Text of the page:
The culture medium was removed from SC or DRG cultures, washed three times with PBS, and fixed with 4% PFA for 15 min at RT. Blocking and permeabilization were done with 0.1% Triton X-100 and 2% fish skin gelatin in PBS for 2 h at RT. Then, the cells were incubated with the primary antibody in 0.1% Triton X-100 and 1% fish skin gelatin in PBS and incubated overnight at 4°C. Then, the primary antibody was removed, the cells were washed three times with PBS, and the secondary antibody diluted in 0.1% Triton X-100 and 1% fish skin gelatin in PBS was incubated for 2 h at RT. Afterward, the secondary antibody was removed, and the cells were washed two times with PBS and one time with DAPI stain in PBS (100 ng/ml). Then, the cells were washed once more in PBS, and coverslips were mounted with fluoromount-G (EMS).
All data are presented as mean ± SEM from the indicated number of experiments. Statistical analysis was performed using Student's t-test, linear regression, or ANOVA with Tukey's multiple comparison tests.
Neuronal activity increases extracellular vesicle release by rSC and their transfer to axons in an ATP-dependent manner
As activity-dependent ATP secretion by peripheral neurons has been associated with the activation of signaling pathways in SCs (Negro et al., 2016; Rodella et al., 2017), we investigated the effect of nerve activity on small EV release by SCs and their transfer to axons. To this end, we used sensory neurons from dorsal root ganglia (DRG), which have been previously demonstrated to have spontaneous activity in vitro (Matsuka et al., 2008; Mutafova-Yambolieva and Durnin, 2014). Indeed, purified DRG neurons in vitro release ATP to the culture medium, which is decreased more than 2-fold after blocking action potentials using the voltage-dependent sodium channel blocker tetrodotoxin (TTX, Figure 1A). We then evaluated whether this TTX-dependent ATP secretion induces a change in the release and uptake of SC-derived EVs. rSCs expressing GFP-labeled EVs were seeded over DRG neurons, and the GFP signal associated with axons was analyzed using a custom-developed particle detection method from confocal-derived images (Supplementary Figure 1 and Methods section). In neurons co-cultured with rSC for 72 h, extensive GFP-positive puncta colocalized with axons immunolabeled against neurofilament protein (Figures 1B,C). After blocking neuronal activity using TTX, rSC-derived GFP signal associated with axons decreases by several folds (Figures 1B,C), and hydrolyzing extracellular ATP using apyrase diminishes the amount of rSC-derived EVs in axons by a magnitude similar to that of TTX (Figures 1B,C). Importantly, TTX or apyrase does not inhibit EV release by rSC (Supplementary Figure 2), suggesting that spontaneous neuronal activity enhances EV release by rSC through a mechanism associated with activity-dependent ATP release.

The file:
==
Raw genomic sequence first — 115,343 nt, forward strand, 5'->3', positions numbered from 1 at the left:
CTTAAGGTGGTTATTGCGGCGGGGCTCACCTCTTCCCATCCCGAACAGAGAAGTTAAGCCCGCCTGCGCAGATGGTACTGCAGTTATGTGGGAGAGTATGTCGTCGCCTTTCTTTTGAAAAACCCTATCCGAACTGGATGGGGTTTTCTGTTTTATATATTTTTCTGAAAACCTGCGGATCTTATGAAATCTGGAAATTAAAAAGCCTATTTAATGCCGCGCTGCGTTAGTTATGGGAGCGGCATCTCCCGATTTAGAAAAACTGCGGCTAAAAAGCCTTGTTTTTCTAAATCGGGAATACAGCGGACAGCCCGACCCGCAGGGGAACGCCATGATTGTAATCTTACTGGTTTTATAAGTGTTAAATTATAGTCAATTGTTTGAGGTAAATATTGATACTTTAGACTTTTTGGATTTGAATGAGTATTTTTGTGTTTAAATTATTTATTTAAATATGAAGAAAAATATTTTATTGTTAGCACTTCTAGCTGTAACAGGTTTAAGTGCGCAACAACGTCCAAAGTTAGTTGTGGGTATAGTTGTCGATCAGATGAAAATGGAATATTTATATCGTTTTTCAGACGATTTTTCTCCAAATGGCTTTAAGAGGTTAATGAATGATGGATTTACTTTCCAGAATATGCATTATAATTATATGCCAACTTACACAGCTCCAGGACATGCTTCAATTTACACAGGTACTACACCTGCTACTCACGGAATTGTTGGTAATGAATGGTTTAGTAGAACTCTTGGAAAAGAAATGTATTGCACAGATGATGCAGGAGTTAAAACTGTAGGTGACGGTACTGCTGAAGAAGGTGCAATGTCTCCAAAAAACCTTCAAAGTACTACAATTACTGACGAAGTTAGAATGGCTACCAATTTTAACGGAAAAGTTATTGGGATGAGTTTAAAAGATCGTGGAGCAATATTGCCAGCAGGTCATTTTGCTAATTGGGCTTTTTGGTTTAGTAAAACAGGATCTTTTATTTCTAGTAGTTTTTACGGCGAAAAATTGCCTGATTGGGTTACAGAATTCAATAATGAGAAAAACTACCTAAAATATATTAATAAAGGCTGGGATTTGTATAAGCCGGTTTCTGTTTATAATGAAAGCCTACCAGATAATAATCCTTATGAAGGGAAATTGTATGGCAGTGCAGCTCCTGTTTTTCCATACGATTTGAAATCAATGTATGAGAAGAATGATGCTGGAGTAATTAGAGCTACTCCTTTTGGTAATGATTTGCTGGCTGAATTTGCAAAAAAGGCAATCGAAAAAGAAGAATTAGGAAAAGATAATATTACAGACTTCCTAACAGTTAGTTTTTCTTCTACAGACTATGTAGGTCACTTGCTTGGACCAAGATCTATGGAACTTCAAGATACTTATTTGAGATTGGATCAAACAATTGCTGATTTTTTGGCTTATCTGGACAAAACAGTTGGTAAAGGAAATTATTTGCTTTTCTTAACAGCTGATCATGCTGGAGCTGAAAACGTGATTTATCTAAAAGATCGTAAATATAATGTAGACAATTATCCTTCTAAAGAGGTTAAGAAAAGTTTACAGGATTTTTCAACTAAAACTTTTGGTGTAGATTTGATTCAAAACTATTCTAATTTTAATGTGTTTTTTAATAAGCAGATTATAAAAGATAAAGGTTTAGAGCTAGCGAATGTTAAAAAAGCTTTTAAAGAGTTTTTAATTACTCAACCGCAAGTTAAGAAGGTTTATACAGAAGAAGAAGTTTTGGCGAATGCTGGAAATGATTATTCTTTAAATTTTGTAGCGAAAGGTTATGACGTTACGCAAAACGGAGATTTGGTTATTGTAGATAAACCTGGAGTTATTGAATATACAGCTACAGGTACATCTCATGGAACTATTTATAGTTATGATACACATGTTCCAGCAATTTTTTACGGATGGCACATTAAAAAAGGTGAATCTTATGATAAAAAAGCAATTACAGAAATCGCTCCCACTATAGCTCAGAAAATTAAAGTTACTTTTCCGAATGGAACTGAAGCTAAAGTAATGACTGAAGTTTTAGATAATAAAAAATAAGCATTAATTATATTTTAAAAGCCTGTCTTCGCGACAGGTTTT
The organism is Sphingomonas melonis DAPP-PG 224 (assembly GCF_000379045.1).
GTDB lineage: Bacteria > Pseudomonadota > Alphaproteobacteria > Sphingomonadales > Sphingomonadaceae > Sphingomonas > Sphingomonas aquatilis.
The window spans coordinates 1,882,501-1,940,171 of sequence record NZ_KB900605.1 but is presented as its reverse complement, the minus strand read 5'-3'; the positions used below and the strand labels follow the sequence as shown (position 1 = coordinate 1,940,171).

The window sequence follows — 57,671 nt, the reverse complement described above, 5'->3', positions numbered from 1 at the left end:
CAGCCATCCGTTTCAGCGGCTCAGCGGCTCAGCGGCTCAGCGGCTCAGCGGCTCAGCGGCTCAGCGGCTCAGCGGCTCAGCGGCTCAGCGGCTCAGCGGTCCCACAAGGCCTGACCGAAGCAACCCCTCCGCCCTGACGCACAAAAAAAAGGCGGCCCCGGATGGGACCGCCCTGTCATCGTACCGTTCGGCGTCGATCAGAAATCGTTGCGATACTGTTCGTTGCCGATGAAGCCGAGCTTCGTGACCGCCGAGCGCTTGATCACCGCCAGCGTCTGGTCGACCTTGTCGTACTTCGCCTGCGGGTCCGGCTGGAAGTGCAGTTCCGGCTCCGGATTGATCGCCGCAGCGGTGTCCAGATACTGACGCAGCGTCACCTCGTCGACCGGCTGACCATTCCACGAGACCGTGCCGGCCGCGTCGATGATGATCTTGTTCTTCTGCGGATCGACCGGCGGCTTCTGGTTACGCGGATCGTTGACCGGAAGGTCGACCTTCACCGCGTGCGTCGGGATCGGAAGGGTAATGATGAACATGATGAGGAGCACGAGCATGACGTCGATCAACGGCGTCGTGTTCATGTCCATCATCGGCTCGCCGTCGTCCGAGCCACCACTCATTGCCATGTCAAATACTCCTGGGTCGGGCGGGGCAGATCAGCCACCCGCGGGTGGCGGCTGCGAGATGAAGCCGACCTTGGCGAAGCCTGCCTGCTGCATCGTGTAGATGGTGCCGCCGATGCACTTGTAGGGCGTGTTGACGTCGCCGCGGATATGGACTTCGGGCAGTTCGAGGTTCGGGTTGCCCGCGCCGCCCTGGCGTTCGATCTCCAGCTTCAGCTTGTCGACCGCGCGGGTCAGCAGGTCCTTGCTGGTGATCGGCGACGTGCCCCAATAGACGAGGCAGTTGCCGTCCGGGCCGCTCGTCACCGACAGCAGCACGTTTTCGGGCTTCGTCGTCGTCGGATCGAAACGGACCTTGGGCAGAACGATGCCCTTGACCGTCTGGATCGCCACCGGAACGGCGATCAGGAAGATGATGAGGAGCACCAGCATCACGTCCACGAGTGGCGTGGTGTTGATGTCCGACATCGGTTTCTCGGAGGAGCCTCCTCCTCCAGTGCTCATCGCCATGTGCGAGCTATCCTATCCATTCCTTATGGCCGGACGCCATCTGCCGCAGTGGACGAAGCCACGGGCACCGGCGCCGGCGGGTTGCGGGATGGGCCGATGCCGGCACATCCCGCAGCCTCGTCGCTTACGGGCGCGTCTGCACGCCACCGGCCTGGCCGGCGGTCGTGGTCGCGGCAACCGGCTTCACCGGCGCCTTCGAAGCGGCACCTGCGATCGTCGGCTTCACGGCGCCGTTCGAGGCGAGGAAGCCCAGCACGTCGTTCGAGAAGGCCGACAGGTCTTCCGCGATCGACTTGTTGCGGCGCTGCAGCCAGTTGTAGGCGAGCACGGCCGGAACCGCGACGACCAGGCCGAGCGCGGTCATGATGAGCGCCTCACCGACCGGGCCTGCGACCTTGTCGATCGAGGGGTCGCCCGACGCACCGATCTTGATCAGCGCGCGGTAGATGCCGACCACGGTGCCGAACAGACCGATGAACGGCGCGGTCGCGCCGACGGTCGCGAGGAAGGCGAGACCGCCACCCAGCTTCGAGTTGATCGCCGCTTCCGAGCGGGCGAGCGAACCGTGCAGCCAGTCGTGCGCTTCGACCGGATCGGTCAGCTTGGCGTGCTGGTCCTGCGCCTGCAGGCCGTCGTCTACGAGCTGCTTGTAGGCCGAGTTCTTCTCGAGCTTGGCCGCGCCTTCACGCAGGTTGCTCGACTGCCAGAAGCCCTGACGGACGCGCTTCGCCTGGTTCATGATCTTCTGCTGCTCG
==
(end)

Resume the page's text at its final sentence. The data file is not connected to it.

Figure 1. sEV transfer from rSC to axons in co-culture is inhibited upon ATP depletion and action potential inhibition. The involvement of neuronal ATP and spontaneous activity in the transfer of EVs from rSC to axons was analyzed in a co-culture system. (A) DRG neurons from primary culture were seeded in white bottom culture plates and left to grow for 7 days; ATP release from neurons was analyzed by luminescence with the ATPlite detection kit in a luminescence spectrometer. (B) DRG neurons co-cultured with rSC expressing CD63-GFP to visualize EVs were analyzed for EV transfer by immunofluorescence and detection of GFP signal in axons. Scale bar, 20 μm. (C) Colocalized particles were quantified as described in Supplementary Figure 1 and plotted as particle density per volume of axons. In all quantifications, the average and SEM values of at least three independent experiments are shown (*p < 0.05).
ATP enhances the pro-growth capacities of rSC-derived extracellular vesicles